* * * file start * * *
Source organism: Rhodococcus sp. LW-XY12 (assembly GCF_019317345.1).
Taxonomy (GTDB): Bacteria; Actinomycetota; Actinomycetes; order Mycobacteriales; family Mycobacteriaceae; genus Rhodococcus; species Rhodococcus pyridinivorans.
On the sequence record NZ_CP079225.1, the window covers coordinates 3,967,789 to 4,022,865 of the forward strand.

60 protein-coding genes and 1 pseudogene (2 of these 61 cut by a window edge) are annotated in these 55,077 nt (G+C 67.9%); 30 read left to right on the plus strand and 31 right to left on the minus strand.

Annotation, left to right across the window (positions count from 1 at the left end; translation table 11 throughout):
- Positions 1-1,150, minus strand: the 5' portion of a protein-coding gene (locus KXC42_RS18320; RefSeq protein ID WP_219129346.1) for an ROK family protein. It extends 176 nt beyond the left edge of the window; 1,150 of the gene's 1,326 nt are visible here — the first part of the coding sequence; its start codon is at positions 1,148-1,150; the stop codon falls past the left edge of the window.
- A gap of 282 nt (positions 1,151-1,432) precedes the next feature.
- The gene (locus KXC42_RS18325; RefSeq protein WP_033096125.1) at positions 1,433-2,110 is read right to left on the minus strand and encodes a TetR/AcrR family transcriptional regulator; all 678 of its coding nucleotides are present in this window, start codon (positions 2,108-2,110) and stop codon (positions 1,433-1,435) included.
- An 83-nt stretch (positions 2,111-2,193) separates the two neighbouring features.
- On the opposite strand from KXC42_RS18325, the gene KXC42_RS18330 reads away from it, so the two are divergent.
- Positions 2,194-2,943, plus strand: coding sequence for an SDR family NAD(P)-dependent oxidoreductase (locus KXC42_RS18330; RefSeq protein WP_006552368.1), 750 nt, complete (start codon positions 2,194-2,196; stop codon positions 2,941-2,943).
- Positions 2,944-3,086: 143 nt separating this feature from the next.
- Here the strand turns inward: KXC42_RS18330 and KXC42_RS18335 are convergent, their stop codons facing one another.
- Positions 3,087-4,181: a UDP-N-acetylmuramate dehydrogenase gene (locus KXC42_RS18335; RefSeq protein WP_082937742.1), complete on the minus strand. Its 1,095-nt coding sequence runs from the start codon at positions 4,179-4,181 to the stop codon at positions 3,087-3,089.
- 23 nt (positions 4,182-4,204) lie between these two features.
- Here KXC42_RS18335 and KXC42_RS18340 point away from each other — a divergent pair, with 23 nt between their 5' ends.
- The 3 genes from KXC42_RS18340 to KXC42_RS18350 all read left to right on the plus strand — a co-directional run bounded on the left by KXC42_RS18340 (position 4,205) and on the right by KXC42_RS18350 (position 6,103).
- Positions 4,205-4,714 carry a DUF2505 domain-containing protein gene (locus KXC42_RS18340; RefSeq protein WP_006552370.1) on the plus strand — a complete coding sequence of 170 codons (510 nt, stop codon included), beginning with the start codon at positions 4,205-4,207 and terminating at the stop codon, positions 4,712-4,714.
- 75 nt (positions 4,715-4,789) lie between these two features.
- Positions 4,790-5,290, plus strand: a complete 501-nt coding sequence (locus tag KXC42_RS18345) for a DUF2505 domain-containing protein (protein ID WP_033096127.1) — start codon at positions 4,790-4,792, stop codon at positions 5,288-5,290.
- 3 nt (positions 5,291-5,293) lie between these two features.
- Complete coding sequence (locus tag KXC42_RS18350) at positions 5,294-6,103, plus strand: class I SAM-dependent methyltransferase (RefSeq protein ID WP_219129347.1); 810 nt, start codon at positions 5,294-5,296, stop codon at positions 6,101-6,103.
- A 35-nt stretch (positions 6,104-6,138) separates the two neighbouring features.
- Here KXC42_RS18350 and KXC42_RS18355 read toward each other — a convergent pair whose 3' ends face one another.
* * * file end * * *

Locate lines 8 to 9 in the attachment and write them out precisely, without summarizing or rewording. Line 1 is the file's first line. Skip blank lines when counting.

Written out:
- The gene (locus KXC42_RS18325; RefSeq protein WP_033096125.1) at positions 1,433-2,110 is read right to left on the minus strand and encodes a TetR/AcrR family transcriptional regulator; all 678 of its coding nucleotides are present in this window, start codon (positions 2,108-2,110) and stop codon (positions 1,433-1,435) included.
- An 83-nt stretch (positions 2,111-2,193) separates the two neighbouring features.